In 1956, the Lindholms commissioned Wright to design a service station for the corner of MN 33 and Cloquet Avenue, a major crossroads in Cloquet. R. W. Lindholm Service Station opened for business in October 1958, a year before Wright died. It is a two-story, concrete block and steel structure incorporating glass, copper, and wood in its exterior and interior elements. Wright clearly sought to elevate the utilitarian gas station to the level of architecture. Using common concrete blocks, he accentuated the horizontality of the station exterior with raked out mortar between the blocks and by slightly recessing the blocks every three rows. The angular interior has an attendant and office area on the lower level with large plate-glass windows and doors providing an open view of the exterior service area at ground level. The concrete block walls support a copper V-shaped canopy that cantilevers thirty-two feet over the exterior area. Gas pumps are located in front of the station; fire codes prevented piping gas through the canopy as in the prototype design. A glass-walled observation area above the office is accessed by an exterior stairway and anchors the canopy. A polygonal roof supports a slender steel pylon that reaches sixty feet in height. The pylon originally displayed the Lindholm name. The station was subsequently branded as Phillips 66, and now the pylon sign reads F.L. Wright. An additional, freestanding sign near the edge of the property was installed at a later date.

The service station has three service bays; a fourth on the west side of the building was used for a car wash for a time. Inside the station building, Wright specified cypress wood for its strength and durability, using it for shelving in the garage area and office, and on decorative elements in the restrooms, which are located on the mezzanine. A built-in cypress table is in the observation area. Borrowing from his prototype design, the Lindholm station features skylights in the service area, slanted ceramic tile walls, radiant heat, and decorative planters.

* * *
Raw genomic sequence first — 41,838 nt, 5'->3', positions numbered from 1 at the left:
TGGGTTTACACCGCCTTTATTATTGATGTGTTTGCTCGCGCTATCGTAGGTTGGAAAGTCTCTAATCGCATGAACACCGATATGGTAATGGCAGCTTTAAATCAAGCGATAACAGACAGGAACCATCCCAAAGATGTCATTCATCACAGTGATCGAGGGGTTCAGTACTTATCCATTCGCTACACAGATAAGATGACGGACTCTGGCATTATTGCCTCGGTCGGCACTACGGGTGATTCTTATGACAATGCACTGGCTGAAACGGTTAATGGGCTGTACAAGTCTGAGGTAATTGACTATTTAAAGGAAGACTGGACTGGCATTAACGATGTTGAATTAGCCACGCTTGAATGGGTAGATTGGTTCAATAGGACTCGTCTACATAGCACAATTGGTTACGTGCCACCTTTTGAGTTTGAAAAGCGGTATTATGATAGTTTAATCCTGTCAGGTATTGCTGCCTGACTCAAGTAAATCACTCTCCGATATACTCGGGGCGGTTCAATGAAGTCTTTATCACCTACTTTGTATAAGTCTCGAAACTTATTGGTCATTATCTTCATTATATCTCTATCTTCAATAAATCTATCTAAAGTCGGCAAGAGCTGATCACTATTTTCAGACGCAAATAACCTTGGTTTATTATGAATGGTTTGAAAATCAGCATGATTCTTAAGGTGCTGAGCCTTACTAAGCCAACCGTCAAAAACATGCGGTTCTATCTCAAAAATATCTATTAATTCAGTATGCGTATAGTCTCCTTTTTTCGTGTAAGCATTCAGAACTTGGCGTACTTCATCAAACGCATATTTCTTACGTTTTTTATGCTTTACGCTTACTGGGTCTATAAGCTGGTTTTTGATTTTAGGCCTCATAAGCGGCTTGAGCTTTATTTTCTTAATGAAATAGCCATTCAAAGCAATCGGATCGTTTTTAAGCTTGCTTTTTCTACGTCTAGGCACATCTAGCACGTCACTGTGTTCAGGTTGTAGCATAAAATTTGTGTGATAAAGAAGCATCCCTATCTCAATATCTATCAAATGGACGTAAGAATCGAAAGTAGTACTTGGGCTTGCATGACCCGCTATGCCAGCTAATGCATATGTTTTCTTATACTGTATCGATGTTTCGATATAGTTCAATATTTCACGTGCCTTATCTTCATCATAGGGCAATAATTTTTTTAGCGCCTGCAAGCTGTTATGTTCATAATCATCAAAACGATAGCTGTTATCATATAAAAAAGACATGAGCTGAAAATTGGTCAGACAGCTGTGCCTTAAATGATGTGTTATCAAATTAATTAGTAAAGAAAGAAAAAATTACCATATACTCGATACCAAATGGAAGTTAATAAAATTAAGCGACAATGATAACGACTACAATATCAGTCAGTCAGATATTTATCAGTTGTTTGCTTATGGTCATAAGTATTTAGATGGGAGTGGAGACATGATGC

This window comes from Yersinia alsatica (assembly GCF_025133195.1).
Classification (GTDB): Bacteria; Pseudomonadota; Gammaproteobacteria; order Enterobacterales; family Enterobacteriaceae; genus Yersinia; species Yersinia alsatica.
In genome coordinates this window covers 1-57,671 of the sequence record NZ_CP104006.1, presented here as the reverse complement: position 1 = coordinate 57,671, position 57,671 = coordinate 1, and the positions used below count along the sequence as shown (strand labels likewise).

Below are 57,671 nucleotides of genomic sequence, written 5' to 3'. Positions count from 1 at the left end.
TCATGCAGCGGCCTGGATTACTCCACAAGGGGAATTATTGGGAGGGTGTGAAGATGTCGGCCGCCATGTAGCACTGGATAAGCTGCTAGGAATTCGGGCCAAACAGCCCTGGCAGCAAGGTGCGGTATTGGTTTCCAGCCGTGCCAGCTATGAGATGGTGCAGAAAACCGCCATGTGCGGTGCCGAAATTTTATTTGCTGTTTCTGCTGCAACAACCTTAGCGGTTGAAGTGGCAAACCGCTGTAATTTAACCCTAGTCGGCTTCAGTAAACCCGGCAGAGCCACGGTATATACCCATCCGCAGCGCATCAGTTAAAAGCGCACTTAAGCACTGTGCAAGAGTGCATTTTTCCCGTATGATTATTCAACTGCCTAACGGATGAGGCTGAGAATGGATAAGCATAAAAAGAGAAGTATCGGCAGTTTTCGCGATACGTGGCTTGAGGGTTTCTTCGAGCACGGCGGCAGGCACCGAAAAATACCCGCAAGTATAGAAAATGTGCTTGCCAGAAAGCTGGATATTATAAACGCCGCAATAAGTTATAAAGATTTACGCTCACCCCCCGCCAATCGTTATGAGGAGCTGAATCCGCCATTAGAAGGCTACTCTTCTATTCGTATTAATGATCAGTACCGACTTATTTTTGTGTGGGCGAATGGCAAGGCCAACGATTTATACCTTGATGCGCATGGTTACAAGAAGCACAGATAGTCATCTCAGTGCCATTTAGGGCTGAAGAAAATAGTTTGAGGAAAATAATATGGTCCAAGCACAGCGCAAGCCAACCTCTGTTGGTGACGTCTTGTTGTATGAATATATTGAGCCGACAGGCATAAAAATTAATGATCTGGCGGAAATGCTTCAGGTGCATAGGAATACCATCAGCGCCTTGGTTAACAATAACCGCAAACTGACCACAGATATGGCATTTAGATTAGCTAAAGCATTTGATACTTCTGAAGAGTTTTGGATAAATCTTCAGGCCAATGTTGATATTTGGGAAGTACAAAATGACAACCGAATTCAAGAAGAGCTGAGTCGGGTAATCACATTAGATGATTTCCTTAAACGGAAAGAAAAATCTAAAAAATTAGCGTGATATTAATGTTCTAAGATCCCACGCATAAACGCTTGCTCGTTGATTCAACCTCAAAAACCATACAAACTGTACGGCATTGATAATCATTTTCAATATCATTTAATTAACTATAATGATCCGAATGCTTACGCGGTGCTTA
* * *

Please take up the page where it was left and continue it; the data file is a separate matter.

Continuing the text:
Still in operation as a gas station, the R. W. Lindholm Service Station has also become an architectural destination for Frank Lloyd Wright enthusiasts.


Fromson, Daniel. “Frank Lloyd Wright’s Forgotten Gas Station of the Future.” The Atlantic,July 20, 2011.

Hibbard, Patricia. “Lindholm Oil Company Service Station, Cloquet.” MNopedia, Minnesota Historical Society. Accessed October 23, 2015.

Holum, Liz, “Lindholm Oil Company Service Station,” Carlton County, Minnesota. National Register of Historic Places Inventory–Nomination Form, 1984. National Park Service, U.S. Department of the Interior, Washington DC.

Jaffe, Eric. “The Gas Station Frank Lloyd Wright Designed for His Ideal Suburbia.” CityLab, September 2, 2015.

Preservation Alliance of Minnesota. “Your Oil is Wright Up There: Frank Lloyd Wright Gas Station in Clouqet.” Preservation Matters(December 1994): 4-5.

Storrer, William Allin. Architecture of Frank Lloyd Wright: A Complete Catalog. 3rd ed. Chicago: University of Chicago Press, 2002.

Wascoe, Dan Jr., and Conne Turke. “Giants Above the Earth.” Minneapolis/St. Paul(December 1981): 144, 148.

Wheeler, Robert C. “Frank Lloyd Wright Filling Station 1958.” Journal of the Society of Architectural Historians4 (December 1960): 174-175.

“Wright-Designed Station to Have Grand Opening.”  The Pine Knot, October 28, 1958.

Writing Credits

Barbara W. Sommer
Frank Edgerton Martin
Victoria M. Young



  • 1958



Barbara W. Sommer, "R.W. Lindholm Service Station", [, Minnesota], SAH Archipedia, eds. Gabrielle Esperdy and Karen Kingsley, Charlottesville: UVaP, 2012—,